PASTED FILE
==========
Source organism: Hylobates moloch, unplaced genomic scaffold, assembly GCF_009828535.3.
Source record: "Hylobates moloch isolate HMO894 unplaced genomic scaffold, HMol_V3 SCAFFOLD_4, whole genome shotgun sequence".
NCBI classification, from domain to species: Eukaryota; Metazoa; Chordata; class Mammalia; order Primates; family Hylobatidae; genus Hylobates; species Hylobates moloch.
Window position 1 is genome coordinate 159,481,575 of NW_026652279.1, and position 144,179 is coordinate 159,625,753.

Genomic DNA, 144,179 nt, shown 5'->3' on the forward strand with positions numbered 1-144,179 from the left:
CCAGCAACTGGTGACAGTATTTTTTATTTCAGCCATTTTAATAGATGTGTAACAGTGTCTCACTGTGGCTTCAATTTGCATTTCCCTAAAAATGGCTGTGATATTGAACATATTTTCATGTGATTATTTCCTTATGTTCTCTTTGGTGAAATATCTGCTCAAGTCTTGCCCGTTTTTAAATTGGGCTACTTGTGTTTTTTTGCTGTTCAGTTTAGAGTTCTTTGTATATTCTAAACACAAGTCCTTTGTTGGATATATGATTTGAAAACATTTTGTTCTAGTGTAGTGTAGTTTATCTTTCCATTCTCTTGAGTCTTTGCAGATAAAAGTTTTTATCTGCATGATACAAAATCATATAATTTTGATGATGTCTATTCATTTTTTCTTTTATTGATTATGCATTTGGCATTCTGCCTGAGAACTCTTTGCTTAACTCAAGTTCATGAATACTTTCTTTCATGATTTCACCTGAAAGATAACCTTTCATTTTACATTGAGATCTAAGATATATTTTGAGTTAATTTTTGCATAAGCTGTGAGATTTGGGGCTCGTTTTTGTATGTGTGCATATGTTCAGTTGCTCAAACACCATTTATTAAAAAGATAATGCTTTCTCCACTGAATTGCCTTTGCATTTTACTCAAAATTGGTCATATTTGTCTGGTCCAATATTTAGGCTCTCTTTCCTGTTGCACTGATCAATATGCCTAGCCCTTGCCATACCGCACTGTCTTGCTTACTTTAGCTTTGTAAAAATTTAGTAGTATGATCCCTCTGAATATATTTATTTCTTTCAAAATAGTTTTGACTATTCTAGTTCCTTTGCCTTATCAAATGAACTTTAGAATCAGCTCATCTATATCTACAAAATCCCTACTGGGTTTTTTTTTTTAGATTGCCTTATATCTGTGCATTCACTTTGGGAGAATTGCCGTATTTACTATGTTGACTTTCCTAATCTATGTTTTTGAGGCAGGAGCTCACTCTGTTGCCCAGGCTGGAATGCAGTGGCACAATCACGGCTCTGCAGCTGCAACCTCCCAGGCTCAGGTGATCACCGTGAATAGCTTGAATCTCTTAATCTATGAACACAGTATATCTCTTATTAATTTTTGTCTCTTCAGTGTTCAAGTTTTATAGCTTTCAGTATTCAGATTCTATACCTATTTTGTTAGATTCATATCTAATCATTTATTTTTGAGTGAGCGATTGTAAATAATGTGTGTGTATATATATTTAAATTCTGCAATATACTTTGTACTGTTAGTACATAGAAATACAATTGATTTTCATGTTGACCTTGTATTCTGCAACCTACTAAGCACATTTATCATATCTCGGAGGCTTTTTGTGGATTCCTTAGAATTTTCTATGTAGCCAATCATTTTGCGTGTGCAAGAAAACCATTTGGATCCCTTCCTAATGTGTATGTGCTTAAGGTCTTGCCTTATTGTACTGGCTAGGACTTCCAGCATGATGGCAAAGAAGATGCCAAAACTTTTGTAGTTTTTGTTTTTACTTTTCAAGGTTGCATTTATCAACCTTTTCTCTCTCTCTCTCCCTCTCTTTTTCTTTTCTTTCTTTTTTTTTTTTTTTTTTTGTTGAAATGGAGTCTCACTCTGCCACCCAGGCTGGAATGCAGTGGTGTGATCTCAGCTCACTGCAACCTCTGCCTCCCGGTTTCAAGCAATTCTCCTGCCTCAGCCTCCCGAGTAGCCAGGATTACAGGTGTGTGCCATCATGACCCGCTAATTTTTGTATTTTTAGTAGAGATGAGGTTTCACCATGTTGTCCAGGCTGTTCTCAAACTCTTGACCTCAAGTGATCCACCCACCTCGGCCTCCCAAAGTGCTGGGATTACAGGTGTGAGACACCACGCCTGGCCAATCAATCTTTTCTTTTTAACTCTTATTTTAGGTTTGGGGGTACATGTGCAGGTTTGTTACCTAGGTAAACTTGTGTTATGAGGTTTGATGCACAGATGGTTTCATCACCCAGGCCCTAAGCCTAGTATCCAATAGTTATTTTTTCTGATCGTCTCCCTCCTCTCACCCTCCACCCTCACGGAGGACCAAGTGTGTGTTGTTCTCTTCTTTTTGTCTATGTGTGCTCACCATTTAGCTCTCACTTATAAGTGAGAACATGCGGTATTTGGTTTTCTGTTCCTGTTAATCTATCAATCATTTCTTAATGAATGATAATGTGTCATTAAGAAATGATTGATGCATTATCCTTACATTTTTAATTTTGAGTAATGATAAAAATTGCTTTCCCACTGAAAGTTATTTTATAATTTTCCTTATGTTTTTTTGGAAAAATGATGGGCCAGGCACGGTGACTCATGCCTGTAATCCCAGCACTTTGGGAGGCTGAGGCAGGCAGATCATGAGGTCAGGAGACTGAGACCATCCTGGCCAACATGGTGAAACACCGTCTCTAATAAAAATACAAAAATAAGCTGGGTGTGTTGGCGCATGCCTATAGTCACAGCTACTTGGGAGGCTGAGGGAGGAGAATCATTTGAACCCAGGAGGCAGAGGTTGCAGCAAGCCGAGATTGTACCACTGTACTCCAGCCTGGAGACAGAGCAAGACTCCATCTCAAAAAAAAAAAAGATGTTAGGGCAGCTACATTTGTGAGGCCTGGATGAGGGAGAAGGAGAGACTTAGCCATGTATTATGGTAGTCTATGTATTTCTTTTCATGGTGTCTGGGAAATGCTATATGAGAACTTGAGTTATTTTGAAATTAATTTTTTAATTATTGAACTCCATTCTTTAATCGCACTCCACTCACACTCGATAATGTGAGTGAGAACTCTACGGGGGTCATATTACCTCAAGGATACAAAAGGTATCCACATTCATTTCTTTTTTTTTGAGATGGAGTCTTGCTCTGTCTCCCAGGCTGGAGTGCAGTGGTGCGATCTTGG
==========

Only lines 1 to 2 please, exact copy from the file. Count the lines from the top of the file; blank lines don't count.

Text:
Source organism: Hylobates moloch, unplaced genomic scaffold, assembly GCF_009828535.3.
Source record: "Hylobates moloch isolate HMO894 unplaced genomic scaffold, HMol_V3 SCAFFOLD_4, whole genome shotgun sequence".